What about Friends of the Earth Scotland?
Friends of the Earth Scotland was launched in 1978.
It campaigns independently from Friends of the Earth England, Wales and Northern Ireland. But we're both members of the same environmental community. And we're both campaigning for a world where everyone can enjoy a healthy environment without exceeding their fair share of the planet’s resources.
Our local groups in England, Wales and Northern Ireland
Friends of the Earth England, Wales and Northern Ireland has local groups – and affiliated groups – in around 150 neighbourhoods. That makes us the largest grassroots environmental campaigning community in the UK.
These groups are run by thousands of volunteers from all types of backgrounds, including teachers, nurses, lawyers, students, grandparents and more. They bring people together to improve their local environment, and fend off polluting and unjust proposals.
Our Climate Action Groups
Our network of 240 Climate Action groups across England, Wales and Northern Ireland are the local solution to the global climate crisis. They are made up of people like you, working together to make our communities more climate-friendly.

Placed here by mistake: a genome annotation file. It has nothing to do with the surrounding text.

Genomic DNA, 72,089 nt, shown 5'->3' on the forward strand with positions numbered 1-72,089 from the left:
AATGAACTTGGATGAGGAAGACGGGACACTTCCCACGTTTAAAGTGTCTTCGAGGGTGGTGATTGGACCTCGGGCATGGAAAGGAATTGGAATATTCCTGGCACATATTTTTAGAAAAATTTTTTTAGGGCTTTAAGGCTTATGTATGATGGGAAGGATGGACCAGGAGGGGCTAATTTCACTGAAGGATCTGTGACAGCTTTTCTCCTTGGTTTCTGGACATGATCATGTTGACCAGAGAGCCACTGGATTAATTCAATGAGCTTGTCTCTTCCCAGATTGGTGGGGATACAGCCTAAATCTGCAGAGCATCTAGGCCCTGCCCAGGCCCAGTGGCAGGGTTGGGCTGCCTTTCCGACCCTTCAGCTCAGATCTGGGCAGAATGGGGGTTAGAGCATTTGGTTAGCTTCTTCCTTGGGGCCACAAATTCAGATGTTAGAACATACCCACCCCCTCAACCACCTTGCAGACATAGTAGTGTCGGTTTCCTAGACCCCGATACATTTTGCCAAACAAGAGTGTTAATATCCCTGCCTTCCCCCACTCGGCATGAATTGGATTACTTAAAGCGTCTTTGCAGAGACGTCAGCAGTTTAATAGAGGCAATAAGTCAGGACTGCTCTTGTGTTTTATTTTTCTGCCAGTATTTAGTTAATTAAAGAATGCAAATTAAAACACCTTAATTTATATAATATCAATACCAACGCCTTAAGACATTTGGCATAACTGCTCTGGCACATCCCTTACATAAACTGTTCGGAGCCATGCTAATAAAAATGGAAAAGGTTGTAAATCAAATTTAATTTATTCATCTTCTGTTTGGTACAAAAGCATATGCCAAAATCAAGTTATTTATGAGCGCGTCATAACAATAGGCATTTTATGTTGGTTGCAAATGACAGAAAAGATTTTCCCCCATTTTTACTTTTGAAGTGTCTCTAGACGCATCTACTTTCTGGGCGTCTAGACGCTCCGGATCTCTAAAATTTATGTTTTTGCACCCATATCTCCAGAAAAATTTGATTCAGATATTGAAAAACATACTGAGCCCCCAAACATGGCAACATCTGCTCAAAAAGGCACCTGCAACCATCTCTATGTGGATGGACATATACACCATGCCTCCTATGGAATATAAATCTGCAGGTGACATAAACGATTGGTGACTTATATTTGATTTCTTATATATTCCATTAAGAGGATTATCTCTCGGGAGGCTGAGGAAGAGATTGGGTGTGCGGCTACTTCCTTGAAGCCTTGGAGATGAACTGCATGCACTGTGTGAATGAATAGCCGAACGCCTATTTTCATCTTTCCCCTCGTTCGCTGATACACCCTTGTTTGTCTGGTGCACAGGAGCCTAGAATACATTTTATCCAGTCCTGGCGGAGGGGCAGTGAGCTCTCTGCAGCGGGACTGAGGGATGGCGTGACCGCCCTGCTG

Whether its lobbying MPs or planting trees, local communities are taking the urgent action we need to tackle the climate crisis. Find a group near you, or start your own and we'll help you every step of the way.
Protecting people and the environment
Friends of the Earth is well placed to tackle the global environmental crisis. We are part of an international community covering 75 countries – from Norway to Australia, from South Korea to Colombia. It encompasses around 5,000 local activist groups spanning every continent.
As you can imagine, the diversity within our community is massive. Our member groups are unique in many ways – from the campaigns they run to the resources they have, to the risks they face. But we all share the same dream of an equal and sustainable world.
Some groups face enormous threats from big corporations and corrupt governments. Some work in hugely challenging conditions without electricity or any staff. They can only continue because of the solidarity of the network.